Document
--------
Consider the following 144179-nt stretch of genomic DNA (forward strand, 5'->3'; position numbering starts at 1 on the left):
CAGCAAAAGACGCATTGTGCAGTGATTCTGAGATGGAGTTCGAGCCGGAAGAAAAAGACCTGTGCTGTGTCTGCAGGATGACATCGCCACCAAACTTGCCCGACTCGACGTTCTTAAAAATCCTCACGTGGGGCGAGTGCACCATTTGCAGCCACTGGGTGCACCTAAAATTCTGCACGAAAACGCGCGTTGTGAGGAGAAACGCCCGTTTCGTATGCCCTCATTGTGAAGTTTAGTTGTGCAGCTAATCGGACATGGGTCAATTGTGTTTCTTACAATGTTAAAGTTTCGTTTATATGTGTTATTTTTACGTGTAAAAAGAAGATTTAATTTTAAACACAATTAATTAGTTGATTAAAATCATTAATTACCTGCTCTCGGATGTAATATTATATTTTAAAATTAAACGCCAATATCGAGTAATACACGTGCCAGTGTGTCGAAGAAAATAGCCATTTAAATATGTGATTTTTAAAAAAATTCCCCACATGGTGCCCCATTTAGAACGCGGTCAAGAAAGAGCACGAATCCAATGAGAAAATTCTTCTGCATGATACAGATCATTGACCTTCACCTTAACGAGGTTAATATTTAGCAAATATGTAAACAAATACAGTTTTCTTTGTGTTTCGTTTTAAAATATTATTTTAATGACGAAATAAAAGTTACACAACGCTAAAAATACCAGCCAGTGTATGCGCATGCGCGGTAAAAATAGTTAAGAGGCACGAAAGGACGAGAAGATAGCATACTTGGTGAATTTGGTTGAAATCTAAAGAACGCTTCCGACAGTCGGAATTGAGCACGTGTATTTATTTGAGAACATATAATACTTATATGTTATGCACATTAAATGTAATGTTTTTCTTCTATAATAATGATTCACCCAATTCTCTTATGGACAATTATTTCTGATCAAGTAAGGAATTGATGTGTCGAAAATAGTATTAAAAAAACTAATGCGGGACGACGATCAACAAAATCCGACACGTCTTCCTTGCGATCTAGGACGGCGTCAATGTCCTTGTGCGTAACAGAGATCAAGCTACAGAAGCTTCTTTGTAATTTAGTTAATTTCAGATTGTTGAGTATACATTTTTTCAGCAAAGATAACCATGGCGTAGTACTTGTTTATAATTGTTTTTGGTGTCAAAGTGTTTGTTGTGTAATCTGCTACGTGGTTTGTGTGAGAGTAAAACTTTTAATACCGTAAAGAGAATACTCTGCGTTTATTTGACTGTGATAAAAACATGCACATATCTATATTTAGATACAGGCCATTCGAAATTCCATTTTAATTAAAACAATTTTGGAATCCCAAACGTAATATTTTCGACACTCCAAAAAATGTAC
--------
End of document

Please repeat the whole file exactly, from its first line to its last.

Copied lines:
Consider the following 144179-nt stretch of genomic DNA (forward strand, 5'->3'; position numbering starts at 1 on the left):
CAGCAAAAGACGCATTGTGCAGTGATTCTGAGATGGAGTTCGAGCCGGAAGAAAAAGACCTGTGCTGTGTCTGCAGGATGACATCGCCACCAAACTTGCCCGACTCGACGTTCTTAAAAATCCTCACGTGGGGCGAGTGCACCATTTGCAGCCACTGGGTGCACCTAAAATTCTGCACGAAAACGCGCGTTGTGAGGAGAAACGCCCGTTTCGTATGCCCTCATTGTGAAGTTTAGTTGTGCAGCTAATCGGACATGGGTCAATTGTGTTTCTTACAATGTTAAAGTTTCGTTTATATGTGTTATTTTTACGTGTAAAAAGAAGATTTAATTTTAAACACAATTAATTAGTTGATTAAAATCATTAATTACCTGCTCTCGGATGTAATATTATATTTTAAAATTAAACGCCAATATCGAGTAATACACGTGCCAGTGTGTCGAAGAAAATAGCCATTTAAATATGTGATTTTTAAAAAAATTCCCCACATGGTGCCCCATTTAGAACGCGGTCAAGAAAGAGCACGAATCCAATGAGAAAATTCTTCTGCATGATACAGATCATTGACCTTCACCTTAACGAGGTTAATATTTAGCAAATATGTAAACAAATACAGTTTTCTTTGTGTTTCGTTTTAAAATATTATTTTAATGACGAAATAAAAGTTACACAACGCTAAAAATACCAGCCAGTGTATGCGCATGCGCGGTAAAAATAGTTAAGAGGCACGAAAGGACGAGAAGATAGCATACTTGGTGAATTTGGTTGAAATCTAAAGAACGCTTCCGACAGTCGGAATTGAGCACGTGTATTTATTTGAGAACATATAATACTTATATGTTATGCACATTAAATGTAATGTTTTTCTTCTATAATAATGATTCACCCAATTCTCTTATGGACAATTATTTCTGATCAAGTAAGGAATTGATGTGTCGAAAATAGTATTAAAAAAACTAATGCGGGACGACGATCAACAAAATCCGACACGTCTTCCTTGCGATCTAGGACGGCGTCAATGTCCTTGTGCGTAACAGAGATCAAGCTACAGAAGCTTCTTTGTAATTTAGTTAATTTCAGATTGTTGAGTATACATTTTTTCAGCAAAGATAACCATGGCGTAGTACTTGTTTATAATTGTTTTTGGTGTCAAAGTGTTTGTTGTGTAATCTGCTACGTGGTTTGTGTGAGAGTAAAACTTTTAATACCGTAAAGAGAATACTCTGCGTTTATTTGACTGTGATAAAAACATGCACATATCTATATTTAGATACAGGCCATTCGAAATTCCATTTTAATTAAAACAATTTTGGAATCCCAAACGTAATATTTTCGACACTCCAAAAAATGTAC